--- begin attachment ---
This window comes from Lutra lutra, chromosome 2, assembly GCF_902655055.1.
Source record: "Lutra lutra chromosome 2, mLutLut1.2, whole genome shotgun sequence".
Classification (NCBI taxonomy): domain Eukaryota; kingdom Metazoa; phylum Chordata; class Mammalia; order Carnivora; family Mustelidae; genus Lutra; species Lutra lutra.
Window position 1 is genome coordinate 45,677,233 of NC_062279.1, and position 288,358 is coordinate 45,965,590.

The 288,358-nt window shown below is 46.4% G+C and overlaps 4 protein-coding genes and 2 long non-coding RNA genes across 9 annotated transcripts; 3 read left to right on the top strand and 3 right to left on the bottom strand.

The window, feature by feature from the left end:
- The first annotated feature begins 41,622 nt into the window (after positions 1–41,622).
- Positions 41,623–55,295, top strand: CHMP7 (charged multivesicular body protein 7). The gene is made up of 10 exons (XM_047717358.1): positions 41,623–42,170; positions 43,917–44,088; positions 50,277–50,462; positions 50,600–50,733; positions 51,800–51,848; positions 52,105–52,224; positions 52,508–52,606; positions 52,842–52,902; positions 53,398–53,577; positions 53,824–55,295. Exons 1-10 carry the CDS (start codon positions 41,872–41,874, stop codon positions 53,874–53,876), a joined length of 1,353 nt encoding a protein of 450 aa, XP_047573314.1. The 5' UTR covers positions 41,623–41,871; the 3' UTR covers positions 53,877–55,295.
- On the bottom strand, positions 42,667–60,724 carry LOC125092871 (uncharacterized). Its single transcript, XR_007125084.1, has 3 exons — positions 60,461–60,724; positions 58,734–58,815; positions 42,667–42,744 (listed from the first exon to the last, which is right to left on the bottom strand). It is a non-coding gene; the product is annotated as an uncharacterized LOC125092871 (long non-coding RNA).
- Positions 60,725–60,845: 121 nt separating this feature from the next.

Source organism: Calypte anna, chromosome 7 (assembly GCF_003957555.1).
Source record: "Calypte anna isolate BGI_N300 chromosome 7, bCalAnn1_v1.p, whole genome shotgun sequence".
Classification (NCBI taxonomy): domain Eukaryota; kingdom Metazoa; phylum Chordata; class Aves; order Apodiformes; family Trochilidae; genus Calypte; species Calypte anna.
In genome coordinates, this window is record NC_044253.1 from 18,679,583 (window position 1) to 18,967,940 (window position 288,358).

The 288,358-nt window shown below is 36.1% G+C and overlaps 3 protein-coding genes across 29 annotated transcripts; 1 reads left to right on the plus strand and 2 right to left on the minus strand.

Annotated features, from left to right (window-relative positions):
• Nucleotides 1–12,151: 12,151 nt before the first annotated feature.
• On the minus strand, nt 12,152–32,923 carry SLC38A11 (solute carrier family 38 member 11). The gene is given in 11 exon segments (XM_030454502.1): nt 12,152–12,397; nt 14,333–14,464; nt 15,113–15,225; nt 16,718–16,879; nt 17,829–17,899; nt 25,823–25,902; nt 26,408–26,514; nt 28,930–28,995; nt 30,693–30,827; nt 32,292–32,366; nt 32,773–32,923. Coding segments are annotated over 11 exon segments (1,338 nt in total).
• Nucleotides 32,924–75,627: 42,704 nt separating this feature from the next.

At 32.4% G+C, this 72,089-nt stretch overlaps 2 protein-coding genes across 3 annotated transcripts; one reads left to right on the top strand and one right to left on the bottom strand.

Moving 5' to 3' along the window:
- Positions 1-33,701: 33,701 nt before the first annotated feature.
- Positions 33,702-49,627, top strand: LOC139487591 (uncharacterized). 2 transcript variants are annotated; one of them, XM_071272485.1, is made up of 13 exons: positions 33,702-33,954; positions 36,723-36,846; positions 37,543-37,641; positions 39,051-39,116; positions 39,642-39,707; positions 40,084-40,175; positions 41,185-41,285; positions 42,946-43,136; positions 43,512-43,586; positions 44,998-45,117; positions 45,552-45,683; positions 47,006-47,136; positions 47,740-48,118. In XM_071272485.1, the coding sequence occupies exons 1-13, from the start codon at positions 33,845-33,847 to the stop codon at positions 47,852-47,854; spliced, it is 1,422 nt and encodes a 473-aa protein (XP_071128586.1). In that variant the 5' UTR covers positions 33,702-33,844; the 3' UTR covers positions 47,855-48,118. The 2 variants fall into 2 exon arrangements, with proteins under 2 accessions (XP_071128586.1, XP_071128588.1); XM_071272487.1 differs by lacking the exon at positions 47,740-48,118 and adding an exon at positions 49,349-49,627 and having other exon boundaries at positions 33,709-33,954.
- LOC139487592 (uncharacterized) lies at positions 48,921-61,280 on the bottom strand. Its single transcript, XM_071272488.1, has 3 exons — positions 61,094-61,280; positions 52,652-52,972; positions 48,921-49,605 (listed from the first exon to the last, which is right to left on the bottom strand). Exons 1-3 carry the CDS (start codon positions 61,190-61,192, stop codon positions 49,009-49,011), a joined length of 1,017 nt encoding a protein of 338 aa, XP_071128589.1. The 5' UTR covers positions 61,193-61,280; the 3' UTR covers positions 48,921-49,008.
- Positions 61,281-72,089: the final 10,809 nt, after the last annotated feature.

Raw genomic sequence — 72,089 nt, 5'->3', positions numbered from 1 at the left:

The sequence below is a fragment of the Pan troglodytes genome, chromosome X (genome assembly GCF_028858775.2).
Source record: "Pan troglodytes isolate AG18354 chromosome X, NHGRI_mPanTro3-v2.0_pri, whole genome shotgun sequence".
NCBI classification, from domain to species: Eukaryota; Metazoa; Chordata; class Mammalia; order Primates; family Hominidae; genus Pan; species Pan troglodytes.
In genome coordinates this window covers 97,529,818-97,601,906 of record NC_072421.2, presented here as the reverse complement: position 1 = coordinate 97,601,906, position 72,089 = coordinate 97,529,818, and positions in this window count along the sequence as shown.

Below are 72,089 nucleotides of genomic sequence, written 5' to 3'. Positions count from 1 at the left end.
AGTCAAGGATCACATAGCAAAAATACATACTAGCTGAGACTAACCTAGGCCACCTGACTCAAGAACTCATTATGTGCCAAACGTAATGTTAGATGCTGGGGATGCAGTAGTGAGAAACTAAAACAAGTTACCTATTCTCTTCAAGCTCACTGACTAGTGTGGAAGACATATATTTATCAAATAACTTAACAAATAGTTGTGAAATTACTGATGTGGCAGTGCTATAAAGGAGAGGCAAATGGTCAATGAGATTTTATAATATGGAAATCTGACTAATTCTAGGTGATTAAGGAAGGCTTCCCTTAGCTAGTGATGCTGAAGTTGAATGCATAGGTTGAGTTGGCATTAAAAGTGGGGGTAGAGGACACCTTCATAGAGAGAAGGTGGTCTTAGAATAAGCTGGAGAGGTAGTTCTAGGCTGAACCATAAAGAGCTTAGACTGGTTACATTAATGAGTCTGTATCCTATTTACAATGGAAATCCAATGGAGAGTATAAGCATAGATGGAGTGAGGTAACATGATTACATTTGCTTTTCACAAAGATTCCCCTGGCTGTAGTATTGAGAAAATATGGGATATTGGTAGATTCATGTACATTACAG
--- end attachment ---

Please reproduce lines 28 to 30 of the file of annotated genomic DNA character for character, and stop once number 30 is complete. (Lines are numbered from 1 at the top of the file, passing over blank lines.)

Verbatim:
Source record: "Pan troglodytes isolate AG18354 chromosome X, NHGRI_mPanTro3-v2.0_pri, whole genome shotgun sequence".
NCBI classification, from domain to species: Eukaryota; Metazoa; Chordata; class Mammalia; order Primates; family Hominidae; genus Pan; species Pan troglodytes.
In genome coordinates this window covers 97,529,818-97,601,906 of record NC_072421.2, presented here as the reverse complement: position 1 = coordinate 97,601,906, position 72,089 = coordinate 97,529,818, and positions in this window count along the sequence as shown.